The Maritime History of the Great Lakes
Daily News (Kingston, ON), Dec. 14, 1866

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p.2 The Clock Tower as a Lighthouse - The lighted dome of the city building has been found to answer a practical and most desirable purpose, to which it was never intended to be applied. Captains of vessels coming down the lake state that no better beacon light could be devised than that presented by the clock tower during the hours it remains lighted up at night. It can be distinctly seen at a distance of nearly six miles, and by steering directly for it from Four Mile Point or Snake Island the vessel rounds the marine railway point through the channel, and is brought in to any part of the harbor without the least difficulty. The brilliancy of the light, its fine elevation, and the great distance at which it can be seen, are spoken of in the highest terms, and its usefulness in this respect during the fall months, and on dark and stormy nights, should be taken into consideration before any steps are taken by the Council to diminishing the light or to cease lighting it altogether, as may be done should the special committee appointed for that purpose report unfavorably in regard to the expense.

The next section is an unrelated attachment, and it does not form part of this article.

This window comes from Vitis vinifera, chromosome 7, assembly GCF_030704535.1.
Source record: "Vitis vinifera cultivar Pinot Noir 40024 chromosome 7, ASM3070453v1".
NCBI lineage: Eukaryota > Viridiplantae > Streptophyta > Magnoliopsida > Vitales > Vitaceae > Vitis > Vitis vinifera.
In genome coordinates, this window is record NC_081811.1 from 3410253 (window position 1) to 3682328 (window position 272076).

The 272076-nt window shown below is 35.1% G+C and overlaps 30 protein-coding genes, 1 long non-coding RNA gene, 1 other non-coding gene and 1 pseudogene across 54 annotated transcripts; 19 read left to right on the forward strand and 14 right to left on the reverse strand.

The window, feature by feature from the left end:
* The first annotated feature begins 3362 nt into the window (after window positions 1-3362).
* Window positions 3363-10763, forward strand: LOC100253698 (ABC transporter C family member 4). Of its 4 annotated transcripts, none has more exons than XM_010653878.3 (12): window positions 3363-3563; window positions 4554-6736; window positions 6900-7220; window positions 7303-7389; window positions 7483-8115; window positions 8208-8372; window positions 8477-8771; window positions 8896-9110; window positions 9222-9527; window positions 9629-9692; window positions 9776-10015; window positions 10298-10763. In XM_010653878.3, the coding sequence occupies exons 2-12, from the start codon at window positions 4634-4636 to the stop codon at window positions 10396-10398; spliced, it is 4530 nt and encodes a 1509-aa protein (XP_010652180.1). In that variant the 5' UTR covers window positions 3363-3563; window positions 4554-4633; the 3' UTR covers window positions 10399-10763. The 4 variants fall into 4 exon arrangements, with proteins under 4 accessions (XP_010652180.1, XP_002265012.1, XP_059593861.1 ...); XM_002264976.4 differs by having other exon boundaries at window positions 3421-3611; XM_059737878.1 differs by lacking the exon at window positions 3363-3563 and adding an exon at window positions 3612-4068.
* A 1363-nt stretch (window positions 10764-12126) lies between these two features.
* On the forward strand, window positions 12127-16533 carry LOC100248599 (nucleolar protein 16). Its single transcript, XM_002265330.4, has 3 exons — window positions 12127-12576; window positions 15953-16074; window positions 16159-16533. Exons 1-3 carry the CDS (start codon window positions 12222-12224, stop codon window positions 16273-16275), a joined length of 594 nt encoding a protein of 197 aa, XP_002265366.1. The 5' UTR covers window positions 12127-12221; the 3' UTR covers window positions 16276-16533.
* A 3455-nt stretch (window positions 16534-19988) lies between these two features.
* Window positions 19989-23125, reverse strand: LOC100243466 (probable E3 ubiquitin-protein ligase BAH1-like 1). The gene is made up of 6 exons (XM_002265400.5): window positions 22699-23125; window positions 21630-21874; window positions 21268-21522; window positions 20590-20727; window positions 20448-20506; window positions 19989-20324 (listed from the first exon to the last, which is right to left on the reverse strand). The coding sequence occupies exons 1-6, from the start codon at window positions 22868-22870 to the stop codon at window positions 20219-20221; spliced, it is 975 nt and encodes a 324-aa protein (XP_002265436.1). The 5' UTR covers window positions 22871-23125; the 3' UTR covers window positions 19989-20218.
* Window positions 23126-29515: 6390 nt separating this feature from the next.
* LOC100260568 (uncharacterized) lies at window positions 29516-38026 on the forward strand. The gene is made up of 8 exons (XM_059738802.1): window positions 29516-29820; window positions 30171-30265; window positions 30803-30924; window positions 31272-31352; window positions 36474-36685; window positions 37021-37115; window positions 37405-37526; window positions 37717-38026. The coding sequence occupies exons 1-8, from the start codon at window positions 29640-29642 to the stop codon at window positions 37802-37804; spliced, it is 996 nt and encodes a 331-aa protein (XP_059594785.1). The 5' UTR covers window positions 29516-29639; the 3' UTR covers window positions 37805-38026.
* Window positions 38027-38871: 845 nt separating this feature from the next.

The Steamers and Propellers - The propeller Indian has been lying at South Bay for the past seven days, on her way to Hamilton, where, if the weather is sufficiently favorable for her to get there, she will be laid up. The steamer Huron came down last evening, and proceeded to Prescott, intending to return and lay up here. The ferry steamers are still plying between this city, Wolfe Island and Cape Vincent.

An Atrocious Outrage - committed on Capt. Murdock on Grindstone Island.

p.3 Imports - 13.

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Dec. 14, 1866
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Rick Neilson
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Public domain: Copyright has expired according to the applicable Canadian or American laws. No restrictions on use.
Maritime History of the Great Lakes
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Daily News (Kingston, ON), Dec. 14, 1866